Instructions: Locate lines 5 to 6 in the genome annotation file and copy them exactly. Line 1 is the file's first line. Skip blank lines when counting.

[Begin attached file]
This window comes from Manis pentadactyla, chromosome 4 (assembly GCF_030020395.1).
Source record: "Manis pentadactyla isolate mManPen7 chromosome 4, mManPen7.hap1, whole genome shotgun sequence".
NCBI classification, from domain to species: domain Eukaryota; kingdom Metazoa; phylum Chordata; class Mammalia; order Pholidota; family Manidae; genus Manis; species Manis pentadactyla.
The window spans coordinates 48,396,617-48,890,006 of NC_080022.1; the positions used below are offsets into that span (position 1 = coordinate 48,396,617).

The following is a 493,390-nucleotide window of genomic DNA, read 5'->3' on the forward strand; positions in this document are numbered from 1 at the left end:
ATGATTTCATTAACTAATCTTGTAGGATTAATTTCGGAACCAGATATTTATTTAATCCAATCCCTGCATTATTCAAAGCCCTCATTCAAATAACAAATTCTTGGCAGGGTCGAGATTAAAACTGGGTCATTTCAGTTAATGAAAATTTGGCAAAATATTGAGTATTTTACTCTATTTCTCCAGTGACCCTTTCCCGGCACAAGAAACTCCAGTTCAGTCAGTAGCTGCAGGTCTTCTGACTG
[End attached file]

The following is a 493,390-nucleotide window of genomic DNA, read 5'->3' on the forward strand; positions in this document are numbered from 1 at the left end:
ATGATTTCATTAACTAATCTTGTAGGATTAATTTCGGAACCAGATATTTATTTAATCCAATCCCTGCATTATTCAAAGCCCTCATTCAAATAACAAATTCTTGGCAGGGTCGAGATTAAAACTGGGTCATTTCAGTTAATGAAAATTTGGCAAAATATTGAGTATTTTACTCTATTTCTCCAGTGACCCTTTCCCGGCACAAGAAACTCCAGTTCAGTCAGTAGCTGCAGGTCTTCTGACTG